After many stories, adventures and getting lost in Tokyo a number of times, my final day at the newspaper finally arrived. I almost could not believe it was over. As a gesture from the managers at the newspaper, they invited me for drinks that evening to say goodbye and wish me well on my journey ahead. I have to be honest with you, there are few places in the world where people are as kind, friendly and warm than in Japan. It reminded to be the same towards others.

Anyway, that evening I sat down with the management of the newspaper (yes, it was a little daunting), but after a beer and some laughs, I started to relax. I thanked them for a wonderful, once-in-a-lifetime chance (even though my hair got a little greyer during my internship!) to be part of such a wonderful team. One thing you can say about the Japanese is this. They work very, very hard, but they relax just as much! The Japanese workforce is well-known for their excellent work ethics and high levels of productivity, and at the same time creating excellent quality work. They have a long history of recovering from historic events such as World War I and II, and always come out on top despite facing frequent natural disasters such as earthquakes and tsunamis. There are about 1 500 earthquakes in Japan every year. I experienced a few of these myself, even one while I was in the office at the newspaper on the ninth floor with the building shaking from side to side. Luckily, in Japan the buildings are created to withstand earthquakes.

A month or so later, I experienced another part of Japanese culture. My father was invited to visit a work colleague of him. We went to their house, and there we had to take off our shoes, and put on special slippers to wear in the house. Other than the fact that this helps to keep the house clean, it is also a symbol of respect. When you enter a business person’s home to talk about a business deal, taking off your shoes is also as sign that you enter the home, and the conversation, with a clean, fresh mindset and that you have the utmost respect for the person you are talking to.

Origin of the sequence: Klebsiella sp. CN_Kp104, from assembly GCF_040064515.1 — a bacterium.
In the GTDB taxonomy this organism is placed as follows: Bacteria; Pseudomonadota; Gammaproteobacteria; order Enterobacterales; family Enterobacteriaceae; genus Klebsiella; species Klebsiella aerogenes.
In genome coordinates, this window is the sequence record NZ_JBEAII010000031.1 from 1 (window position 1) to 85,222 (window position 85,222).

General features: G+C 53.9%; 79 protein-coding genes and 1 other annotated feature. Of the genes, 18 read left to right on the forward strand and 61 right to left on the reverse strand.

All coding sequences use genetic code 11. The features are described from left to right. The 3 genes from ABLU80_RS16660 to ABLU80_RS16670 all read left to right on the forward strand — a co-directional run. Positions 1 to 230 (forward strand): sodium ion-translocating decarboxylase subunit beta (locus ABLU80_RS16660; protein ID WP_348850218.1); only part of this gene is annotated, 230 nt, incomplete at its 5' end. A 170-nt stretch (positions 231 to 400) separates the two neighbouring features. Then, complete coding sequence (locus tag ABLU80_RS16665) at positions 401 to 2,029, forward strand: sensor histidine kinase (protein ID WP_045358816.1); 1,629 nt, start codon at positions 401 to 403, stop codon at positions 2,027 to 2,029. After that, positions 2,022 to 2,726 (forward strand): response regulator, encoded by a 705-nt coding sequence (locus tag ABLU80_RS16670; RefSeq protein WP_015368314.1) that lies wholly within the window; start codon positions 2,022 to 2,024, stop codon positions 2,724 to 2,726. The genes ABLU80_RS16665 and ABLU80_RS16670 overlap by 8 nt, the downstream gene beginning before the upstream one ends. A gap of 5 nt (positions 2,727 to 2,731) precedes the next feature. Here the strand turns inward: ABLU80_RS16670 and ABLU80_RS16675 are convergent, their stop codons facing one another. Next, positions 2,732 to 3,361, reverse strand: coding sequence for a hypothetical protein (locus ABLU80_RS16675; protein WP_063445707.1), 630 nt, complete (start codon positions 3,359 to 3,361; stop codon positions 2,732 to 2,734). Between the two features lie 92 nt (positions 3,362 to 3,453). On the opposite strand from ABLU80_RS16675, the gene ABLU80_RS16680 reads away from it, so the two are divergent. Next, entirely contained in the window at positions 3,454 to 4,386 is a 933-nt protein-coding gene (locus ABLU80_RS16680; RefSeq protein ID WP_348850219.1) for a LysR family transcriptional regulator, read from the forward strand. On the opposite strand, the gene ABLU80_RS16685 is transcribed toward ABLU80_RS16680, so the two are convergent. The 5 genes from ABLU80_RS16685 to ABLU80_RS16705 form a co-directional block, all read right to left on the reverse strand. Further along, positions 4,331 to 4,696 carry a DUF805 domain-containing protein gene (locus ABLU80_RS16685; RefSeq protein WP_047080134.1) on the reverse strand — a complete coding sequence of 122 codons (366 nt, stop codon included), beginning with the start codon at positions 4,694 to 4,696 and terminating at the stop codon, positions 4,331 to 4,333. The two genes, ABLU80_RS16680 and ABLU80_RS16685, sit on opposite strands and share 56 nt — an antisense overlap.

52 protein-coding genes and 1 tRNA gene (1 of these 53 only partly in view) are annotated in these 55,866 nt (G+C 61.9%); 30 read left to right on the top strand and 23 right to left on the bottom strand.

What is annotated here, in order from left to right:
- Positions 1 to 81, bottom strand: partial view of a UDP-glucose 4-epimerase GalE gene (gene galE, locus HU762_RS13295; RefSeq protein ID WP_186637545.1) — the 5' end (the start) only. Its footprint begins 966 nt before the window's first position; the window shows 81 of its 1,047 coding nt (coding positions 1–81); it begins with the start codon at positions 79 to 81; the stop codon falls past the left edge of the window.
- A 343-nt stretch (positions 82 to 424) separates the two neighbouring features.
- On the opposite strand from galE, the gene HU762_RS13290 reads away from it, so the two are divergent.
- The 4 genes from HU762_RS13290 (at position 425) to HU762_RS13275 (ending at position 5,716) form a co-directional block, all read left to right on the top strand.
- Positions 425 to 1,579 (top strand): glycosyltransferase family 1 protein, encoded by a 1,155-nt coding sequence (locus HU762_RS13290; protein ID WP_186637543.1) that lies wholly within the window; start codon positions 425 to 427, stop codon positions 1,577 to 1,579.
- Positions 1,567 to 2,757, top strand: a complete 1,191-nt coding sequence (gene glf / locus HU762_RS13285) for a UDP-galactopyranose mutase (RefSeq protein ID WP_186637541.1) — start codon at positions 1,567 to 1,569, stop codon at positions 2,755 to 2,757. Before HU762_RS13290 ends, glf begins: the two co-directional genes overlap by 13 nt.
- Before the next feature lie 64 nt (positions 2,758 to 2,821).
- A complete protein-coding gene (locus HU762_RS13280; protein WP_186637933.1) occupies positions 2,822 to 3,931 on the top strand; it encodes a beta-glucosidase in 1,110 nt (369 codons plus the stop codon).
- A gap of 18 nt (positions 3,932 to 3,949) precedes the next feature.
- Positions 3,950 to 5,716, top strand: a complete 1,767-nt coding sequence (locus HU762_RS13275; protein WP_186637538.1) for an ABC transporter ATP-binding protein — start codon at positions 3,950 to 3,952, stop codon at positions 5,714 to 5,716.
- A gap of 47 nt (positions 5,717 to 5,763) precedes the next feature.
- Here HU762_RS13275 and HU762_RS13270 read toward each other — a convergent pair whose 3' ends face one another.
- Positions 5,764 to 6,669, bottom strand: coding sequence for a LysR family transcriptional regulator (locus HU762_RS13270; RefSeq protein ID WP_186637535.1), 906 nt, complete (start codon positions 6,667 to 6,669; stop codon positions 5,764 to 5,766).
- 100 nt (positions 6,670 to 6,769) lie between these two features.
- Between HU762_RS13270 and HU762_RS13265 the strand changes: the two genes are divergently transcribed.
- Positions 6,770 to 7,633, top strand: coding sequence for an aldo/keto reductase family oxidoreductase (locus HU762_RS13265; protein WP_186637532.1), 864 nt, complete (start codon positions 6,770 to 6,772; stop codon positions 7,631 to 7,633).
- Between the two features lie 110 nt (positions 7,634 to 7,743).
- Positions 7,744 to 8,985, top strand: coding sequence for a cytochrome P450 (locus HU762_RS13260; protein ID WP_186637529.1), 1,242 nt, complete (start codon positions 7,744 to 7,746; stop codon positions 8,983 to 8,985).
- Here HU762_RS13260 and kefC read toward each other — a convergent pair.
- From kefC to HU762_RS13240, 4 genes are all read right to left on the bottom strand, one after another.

We also took gifts for my father’s colleague and wife, as this is another part of Japanese etiquette. You always have to take a gift when someone invites you to their home in Japan, preferably wrapped as pretty as possible. Also do not refuse any gift if offered to you, although objecting at first is a sign of good practice. However, just be careful not to tell your host how beautiful something in their home is, because they might just offer it to you as a gift, which could get a little awkward!

Working and living in Japan has really changed my life forever. I have learned so much during my time there, and still apply all those lessons, even today. As an aspiring entrepreneur myself, and regularly meeting new people from other cultures and languages, I keep reminding myself that there is always something I can learn from others, and to always be kind, gentle and understanding.